Ask if you’re eligible for debt release
In some limited circumstances, your creditor can decide to write off (waive) your debt altogether. This is known as debt release on compassionate grounds, and it is rare. It is usually an option only for people who have been on Centrelink benefits for a long time and have no assets except household goods and tools of trade.
If you think you may be eligible, ask a financial counsellor or a community legal centre to help you apply to have your debts released. Debt release can affect your credit rating, so find out what this means before going ahead.
Check if the debt is secured or unsecured
When you owe money, the debt may be secured or unsecured. The type of debt affects what action the lender (creditor) can take to get their money back if you stop making repayments.
Secured debt – This is a debt that is backed against a particular asset. When a bank lends you money, they may take “security” for the debt. This means that if you stop making repayments, the bank can take certain property (called the security property) and sell it to get back the amount you owe. A home mortgage or car loan is a secured debt.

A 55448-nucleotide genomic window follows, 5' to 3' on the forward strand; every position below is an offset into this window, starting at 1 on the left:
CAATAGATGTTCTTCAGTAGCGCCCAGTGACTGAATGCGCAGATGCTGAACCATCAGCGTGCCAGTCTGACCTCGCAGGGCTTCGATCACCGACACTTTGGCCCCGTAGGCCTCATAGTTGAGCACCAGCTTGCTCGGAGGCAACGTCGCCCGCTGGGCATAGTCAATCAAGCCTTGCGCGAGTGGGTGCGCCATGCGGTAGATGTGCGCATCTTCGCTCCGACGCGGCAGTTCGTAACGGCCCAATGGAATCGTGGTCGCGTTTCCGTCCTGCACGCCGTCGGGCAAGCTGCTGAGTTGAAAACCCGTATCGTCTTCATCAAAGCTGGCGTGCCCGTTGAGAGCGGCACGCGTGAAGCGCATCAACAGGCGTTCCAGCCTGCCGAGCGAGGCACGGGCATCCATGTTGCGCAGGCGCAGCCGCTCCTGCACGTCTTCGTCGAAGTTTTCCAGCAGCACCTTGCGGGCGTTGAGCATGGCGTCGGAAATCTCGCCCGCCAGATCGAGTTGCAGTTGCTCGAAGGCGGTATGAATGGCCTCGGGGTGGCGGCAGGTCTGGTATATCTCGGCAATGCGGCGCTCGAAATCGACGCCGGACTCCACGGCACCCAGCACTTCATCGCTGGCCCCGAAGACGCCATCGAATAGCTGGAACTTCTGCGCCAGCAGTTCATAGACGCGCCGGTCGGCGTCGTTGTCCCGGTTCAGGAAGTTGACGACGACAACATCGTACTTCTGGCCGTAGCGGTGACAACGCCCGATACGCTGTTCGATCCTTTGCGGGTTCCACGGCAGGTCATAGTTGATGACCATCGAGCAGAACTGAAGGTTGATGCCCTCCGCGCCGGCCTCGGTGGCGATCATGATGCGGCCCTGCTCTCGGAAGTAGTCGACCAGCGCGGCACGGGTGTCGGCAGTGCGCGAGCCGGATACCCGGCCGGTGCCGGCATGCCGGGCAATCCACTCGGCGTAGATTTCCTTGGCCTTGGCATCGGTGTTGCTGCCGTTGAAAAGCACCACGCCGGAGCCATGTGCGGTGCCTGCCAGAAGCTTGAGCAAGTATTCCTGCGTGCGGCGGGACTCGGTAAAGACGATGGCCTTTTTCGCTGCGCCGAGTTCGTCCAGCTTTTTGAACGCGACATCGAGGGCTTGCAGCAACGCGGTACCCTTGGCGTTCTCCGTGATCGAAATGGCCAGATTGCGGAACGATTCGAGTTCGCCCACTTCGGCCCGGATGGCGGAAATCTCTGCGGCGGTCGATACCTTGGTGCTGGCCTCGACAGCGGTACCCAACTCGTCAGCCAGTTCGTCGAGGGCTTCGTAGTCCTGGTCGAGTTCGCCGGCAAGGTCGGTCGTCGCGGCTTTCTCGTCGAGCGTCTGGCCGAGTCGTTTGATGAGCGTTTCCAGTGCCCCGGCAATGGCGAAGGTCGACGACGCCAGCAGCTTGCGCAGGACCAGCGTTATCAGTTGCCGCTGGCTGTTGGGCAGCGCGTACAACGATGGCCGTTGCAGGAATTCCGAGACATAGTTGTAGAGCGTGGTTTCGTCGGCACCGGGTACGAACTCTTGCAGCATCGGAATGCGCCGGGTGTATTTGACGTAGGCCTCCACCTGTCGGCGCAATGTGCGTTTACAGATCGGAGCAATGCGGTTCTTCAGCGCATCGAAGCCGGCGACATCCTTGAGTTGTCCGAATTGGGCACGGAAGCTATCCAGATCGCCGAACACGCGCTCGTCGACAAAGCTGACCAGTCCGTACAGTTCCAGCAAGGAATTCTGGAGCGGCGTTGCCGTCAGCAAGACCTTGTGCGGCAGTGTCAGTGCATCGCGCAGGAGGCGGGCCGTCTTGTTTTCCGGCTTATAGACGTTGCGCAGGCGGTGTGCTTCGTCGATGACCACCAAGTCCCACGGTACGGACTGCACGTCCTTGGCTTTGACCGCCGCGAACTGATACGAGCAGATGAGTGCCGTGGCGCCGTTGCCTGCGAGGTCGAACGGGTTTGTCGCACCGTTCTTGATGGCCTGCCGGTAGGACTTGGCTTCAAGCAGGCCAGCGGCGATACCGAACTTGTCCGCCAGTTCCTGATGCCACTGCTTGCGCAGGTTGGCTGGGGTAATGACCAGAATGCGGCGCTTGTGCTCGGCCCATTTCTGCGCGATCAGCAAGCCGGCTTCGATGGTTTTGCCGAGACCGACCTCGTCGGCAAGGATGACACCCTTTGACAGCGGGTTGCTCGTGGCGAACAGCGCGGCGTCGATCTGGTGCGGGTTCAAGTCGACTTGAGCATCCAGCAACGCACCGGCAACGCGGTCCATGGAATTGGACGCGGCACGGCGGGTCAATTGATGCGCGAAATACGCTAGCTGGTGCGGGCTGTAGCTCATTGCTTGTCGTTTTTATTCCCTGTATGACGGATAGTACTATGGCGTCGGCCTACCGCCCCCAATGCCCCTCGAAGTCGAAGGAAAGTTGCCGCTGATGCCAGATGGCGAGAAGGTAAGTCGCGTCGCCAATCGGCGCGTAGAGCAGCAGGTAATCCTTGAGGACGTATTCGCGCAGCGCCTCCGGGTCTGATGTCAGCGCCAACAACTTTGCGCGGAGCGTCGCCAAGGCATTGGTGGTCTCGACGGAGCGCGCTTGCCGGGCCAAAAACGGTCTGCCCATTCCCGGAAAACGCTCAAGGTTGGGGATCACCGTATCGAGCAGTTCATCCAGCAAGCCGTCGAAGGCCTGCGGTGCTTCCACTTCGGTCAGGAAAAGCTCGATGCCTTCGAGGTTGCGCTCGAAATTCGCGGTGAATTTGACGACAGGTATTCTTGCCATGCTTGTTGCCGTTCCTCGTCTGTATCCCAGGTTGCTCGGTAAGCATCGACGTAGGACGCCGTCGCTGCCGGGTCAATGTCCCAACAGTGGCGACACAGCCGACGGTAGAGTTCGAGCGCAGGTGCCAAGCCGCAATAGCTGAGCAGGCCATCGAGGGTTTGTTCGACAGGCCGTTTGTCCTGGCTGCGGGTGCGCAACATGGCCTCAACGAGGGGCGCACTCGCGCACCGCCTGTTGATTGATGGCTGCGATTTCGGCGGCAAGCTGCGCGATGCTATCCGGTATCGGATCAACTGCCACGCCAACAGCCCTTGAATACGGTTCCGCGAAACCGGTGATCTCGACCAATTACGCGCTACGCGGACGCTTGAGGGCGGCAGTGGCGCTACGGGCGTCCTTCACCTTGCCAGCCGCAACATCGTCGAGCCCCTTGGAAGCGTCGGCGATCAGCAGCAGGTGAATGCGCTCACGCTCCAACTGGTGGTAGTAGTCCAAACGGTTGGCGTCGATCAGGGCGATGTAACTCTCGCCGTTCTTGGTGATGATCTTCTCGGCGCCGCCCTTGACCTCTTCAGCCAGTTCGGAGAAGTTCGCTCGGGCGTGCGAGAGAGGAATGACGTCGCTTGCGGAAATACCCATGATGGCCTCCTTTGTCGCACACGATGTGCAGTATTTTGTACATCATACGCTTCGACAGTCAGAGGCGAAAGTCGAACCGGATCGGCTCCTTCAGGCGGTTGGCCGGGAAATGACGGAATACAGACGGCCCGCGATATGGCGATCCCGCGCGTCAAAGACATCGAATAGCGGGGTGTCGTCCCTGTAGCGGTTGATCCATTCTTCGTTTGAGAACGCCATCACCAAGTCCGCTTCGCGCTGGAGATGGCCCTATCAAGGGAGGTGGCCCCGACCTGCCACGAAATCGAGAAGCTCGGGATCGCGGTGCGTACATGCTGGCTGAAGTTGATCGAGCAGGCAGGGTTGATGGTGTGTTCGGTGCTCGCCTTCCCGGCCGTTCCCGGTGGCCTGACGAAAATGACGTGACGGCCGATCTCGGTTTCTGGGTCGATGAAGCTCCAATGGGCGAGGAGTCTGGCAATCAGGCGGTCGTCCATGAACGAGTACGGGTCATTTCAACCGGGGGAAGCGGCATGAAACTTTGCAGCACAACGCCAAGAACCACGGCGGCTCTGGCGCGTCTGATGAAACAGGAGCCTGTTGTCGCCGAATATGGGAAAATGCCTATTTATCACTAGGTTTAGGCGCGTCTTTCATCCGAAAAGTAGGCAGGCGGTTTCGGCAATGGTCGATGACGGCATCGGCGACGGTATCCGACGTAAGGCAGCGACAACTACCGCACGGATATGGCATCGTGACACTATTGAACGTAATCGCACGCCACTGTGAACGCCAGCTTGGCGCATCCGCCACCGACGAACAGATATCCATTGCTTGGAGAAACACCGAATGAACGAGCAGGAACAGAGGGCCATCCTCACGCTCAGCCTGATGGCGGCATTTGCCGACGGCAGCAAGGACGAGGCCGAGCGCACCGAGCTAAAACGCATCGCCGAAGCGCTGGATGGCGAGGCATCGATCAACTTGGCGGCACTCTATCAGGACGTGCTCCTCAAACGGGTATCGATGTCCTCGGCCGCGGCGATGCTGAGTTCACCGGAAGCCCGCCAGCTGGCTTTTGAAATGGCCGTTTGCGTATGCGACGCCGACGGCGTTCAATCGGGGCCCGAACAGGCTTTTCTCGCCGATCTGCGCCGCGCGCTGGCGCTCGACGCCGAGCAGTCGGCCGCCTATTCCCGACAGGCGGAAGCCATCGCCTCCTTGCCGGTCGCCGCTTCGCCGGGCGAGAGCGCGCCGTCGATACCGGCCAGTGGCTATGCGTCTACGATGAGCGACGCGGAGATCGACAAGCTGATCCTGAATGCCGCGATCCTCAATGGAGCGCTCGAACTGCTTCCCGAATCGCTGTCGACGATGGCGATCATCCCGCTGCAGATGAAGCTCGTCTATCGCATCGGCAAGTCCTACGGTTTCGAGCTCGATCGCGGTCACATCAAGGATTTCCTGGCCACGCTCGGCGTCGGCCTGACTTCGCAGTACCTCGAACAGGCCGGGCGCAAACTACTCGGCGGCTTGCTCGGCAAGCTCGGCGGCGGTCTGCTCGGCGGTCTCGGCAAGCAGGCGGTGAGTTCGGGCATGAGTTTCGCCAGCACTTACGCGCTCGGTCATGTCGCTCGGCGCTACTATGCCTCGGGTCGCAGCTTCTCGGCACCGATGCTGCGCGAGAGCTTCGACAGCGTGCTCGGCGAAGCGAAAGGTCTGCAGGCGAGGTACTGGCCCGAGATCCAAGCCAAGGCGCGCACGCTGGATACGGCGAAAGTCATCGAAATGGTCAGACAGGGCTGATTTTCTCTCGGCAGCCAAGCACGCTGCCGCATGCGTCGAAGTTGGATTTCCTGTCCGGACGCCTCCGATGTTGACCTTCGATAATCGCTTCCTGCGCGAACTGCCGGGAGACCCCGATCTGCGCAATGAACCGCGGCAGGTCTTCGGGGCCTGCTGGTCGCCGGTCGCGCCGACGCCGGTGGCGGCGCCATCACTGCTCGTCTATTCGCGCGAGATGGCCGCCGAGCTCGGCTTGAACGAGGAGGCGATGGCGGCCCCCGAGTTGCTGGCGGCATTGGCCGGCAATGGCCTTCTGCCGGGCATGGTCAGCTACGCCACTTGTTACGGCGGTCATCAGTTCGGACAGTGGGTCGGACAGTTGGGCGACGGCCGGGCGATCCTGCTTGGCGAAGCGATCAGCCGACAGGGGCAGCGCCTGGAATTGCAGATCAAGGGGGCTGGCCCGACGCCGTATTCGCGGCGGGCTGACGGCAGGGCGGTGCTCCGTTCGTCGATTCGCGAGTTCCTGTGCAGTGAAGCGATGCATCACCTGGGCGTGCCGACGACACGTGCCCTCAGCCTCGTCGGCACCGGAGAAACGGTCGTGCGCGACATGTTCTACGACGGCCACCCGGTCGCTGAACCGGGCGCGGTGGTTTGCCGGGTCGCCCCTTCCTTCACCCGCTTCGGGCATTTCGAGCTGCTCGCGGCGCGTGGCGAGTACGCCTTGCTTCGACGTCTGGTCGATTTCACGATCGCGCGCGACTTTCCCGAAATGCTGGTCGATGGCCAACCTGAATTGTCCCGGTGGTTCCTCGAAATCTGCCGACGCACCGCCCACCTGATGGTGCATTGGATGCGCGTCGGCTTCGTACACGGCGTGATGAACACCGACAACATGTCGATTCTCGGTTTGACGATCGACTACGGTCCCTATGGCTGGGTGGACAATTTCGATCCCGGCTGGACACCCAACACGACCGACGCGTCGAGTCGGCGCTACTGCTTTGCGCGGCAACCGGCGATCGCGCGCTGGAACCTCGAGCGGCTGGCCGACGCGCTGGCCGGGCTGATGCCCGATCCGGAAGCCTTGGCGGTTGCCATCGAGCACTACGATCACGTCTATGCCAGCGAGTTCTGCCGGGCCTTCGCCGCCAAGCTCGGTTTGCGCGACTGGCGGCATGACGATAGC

Unsecured debt – With this type of debt, if you stop making repayments, there is no particular asset the creditor can take and sell. If you can’t pay the debt, you may be able to agree on a hardship variation or get help from AFCA to resolve the dispute. Otherwise, the creditor must go to court and get an order for you to pay the debt. In some instances, the creditor may be able to take some of your income or assets to repay what you owe. Learn more about going to court below. Credit cards and personal loans are usually unsecured debts.
What to do if a creditor takes you to court
Get professional advice straightaway – If you receive an official court document, such as a statement of claim, you will have only a limited time (usually 21 or 28 days) to file a formal response at court.
A statement of claim sets out what your creditor thinks you owe them. If you disagree with the claim, you need to lodge a defence with the court.
If you need legal help, you can find your nearest community legal centre at clcs.org.au or ask your financial counsellor to refer you to a lawyer.